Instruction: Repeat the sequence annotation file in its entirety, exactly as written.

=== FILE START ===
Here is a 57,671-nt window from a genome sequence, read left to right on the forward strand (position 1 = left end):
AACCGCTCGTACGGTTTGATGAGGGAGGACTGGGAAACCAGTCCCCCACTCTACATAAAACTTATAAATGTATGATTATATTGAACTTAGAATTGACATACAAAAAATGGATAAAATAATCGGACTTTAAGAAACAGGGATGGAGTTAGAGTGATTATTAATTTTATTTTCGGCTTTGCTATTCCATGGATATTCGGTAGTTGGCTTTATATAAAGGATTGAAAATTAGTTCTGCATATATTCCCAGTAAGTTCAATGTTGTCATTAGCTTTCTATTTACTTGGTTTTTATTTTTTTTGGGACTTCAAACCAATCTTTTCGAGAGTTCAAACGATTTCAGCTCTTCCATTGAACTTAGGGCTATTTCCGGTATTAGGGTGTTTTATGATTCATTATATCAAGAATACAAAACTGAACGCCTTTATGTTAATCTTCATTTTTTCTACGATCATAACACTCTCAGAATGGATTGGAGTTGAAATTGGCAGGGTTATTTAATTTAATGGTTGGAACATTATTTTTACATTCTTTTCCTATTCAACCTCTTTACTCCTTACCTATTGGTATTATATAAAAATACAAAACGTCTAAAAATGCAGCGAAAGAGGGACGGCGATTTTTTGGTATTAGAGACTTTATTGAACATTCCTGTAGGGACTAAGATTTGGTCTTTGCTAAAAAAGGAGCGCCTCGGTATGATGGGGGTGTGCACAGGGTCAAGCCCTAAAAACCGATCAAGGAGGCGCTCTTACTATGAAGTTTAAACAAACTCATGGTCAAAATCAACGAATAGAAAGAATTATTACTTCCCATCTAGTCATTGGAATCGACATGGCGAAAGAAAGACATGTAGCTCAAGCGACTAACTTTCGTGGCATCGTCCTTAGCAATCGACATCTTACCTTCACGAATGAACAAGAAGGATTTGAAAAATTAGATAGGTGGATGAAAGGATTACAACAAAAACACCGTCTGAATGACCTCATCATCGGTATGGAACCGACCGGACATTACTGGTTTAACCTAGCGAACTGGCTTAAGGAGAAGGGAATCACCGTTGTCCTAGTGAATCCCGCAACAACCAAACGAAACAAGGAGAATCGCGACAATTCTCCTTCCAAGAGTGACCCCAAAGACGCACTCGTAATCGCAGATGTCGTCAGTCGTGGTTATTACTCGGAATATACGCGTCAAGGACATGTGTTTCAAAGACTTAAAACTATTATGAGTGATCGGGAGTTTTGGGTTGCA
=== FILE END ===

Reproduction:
Here is a 57,671-nt window from a genome sequence, read left to right on the forward strand (position 1 = left end):
AACCGCTCGTACGGTTTGATGAGGGAGGACTGGGAAACCAGTCCCCCACTCTACATAAAACTTATAAATGTATGATTATATTGAACTTAGAATTGACATACAAAAAATGGATAAAATAATCGGACTTTAAGAAACAGGGATGGAGTTAGAGTGATTATTAATTTTATTTTCGGCTTTGCTATTCCATGGATATTCGGTAGTTGGCTTTATATAAAGGATTGAAAATTAGTTCTGCATATATTCCCAGTAAGTTCAATGTTGTCATTAGCTTTCTATTTACTTGGTTTTTATTTTTTTTGGGACTTCAAACCAATCTTTTCGAGAGTTCAAACGATTTCAGCTCTTCCATTGAACTTAGGGCTATTTCCGGTATTAGGGTGTTTTATGATTCATTATATCAAGAATACAAAACTGAACGCCTTTATGTTAATCTTCATTTTTTCTACGATCATAACACTCTCAGAATGGATTGGAGTTGAAATTGGCAGGGTTATTTAATTTAATGGTTGGAACATTATTTTTACATTCTTTTCCTATTCAACCTCTTTACTCCTTACCTATTGGTATTATATAAAAATACAAAACGTCTAAAAATGCAGCGAAAGAGGGACGGCGATTTTTTGGTATTAGAGACTTTATTGAACATTCCTGTAGGGACTAAGATTTGGTCTTTGCTAAAAAAGGAGCGCCTCGGTATGATGGGGGTGTGCACAGGGTCAAGCCCTAAAAACCGATCAAGGAGGCGCTCTTACTATGAAGTTTAAACAAACTCATGGTCAAAATCAACGAATAGAAAGAATTATTACTTCCCATCTAGTCATTGGAATCGACATGGCGAAAGAAAGACATGTAGCTCAAGCGACTAACTTTCGTGGCATCGTCCTTAGCAATCGACATCTTACCTTCACGAATGAACAAGAAGGATTTGAAAAATTAGATAGGTGGATGAAAGGATTACAACAAAAACACCGTCTGAATGACCTCATCATCGGTATGGAACCGACCGGACATTACTGGTTTAACCTAGCGAACTGGCTTAAGGAGAAGGGAATCACCGTTGTCCTAGTGAATCCCGCAACAACCAAACGAAACAAGGAGAATCGCGACAATTCTCCTTCCAAGAGTGACCCCAAAGACGCACTCGTAATCGCAGATGTCGTCAGTCGTGGTTATTACTCGGAATATACGCGTCAAGGACATGTGTTTCAAAGACTTAAAACTATTATGAGTGATCGGGAGTTTTGGGTTGCA